A couple of things have inspired this blog post. One being Director Williams’ question, “Is PC taking care of you?” (During my speaking event, a future volunteer also asked a similar question.) Another being a fellow Medevac’s blog I was just reading, discussing some RPCVs/Medevacs having issues with Peace Corps. So… I figured I might expand a little bit on what I think of Peace Corps and their treatment of me so far… hope not to offend anyone too much…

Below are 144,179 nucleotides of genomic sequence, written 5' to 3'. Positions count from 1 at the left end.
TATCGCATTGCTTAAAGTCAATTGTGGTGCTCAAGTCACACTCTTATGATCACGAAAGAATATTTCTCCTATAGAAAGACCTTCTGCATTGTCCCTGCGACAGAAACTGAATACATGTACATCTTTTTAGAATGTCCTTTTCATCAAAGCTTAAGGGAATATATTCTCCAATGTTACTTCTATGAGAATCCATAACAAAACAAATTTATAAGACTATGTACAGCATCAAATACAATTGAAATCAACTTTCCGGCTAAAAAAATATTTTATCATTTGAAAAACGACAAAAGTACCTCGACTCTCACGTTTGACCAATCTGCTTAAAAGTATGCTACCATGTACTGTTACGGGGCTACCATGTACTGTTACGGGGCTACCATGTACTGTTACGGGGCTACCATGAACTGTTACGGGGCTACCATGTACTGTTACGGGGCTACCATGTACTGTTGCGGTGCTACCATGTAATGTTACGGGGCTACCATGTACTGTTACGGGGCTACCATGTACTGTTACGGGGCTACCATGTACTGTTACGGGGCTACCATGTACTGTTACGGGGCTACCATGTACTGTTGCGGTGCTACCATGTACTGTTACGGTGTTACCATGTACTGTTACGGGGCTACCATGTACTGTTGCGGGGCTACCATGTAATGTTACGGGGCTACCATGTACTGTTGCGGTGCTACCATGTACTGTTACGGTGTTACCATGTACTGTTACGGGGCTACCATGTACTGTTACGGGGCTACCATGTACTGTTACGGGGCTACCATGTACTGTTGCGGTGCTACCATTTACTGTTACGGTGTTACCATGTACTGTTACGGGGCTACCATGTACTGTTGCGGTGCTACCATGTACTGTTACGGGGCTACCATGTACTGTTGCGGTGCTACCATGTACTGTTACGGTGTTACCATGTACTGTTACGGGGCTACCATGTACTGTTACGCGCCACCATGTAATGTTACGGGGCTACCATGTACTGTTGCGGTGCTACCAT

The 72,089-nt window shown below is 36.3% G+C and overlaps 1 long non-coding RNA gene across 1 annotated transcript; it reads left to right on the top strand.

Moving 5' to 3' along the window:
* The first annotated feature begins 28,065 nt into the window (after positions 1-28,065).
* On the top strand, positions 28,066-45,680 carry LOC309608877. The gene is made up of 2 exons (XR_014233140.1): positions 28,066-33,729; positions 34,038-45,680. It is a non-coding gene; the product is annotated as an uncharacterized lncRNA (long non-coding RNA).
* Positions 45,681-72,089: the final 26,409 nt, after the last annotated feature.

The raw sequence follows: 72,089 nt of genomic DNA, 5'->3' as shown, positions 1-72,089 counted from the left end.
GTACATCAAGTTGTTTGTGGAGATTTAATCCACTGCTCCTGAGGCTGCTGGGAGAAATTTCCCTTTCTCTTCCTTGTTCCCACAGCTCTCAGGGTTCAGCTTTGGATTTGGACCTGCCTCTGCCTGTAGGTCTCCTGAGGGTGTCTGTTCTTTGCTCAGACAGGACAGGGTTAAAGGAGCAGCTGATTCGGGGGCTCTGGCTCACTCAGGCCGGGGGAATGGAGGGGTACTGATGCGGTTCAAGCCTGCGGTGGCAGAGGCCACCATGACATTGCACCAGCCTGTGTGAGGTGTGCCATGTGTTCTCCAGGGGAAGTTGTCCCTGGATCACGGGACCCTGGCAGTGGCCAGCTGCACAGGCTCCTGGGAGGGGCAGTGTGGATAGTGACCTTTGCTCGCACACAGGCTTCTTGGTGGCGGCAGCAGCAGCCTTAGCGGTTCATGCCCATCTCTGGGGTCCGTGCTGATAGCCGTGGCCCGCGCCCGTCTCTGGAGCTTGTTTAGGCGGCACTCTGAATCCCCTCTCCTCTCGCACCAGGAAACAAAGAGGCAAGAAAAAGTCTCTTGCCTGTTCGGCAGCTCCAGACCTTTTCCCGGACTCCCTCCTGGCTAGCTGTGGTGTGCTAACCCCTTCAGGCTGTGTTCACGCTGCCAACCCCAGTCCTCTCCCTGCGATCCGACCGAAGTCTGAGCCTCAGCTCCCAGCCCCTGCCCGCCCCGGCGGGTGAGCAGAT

PCMOs Zambia: When I first fell sick, I felt that the PCMOs were attentive in checking up on me. They also acquired transportation to bring me into the capital. However, once in the capital, I felt continually frustrated as I felt they were “underestimating” how sick I really was. It seemed they were making random guesses about my illness, and kept “waiting it out” rather than doing more. They kept telling me to eat and drink Oral Rehydration Solutions, and not taking me seriously when I said “I absolutely cannot eat”. I remember laying in the bunk bed literally thinking I was going to die and they were not going to do anything about it. At the time I even posted on Facebook, “I just wish they would put me in the hospital and hook me up to IVs”. FINALLY when I got to the point of throwing up constantly and developing a rash all over my body, the PCMOs sent me to the hospital.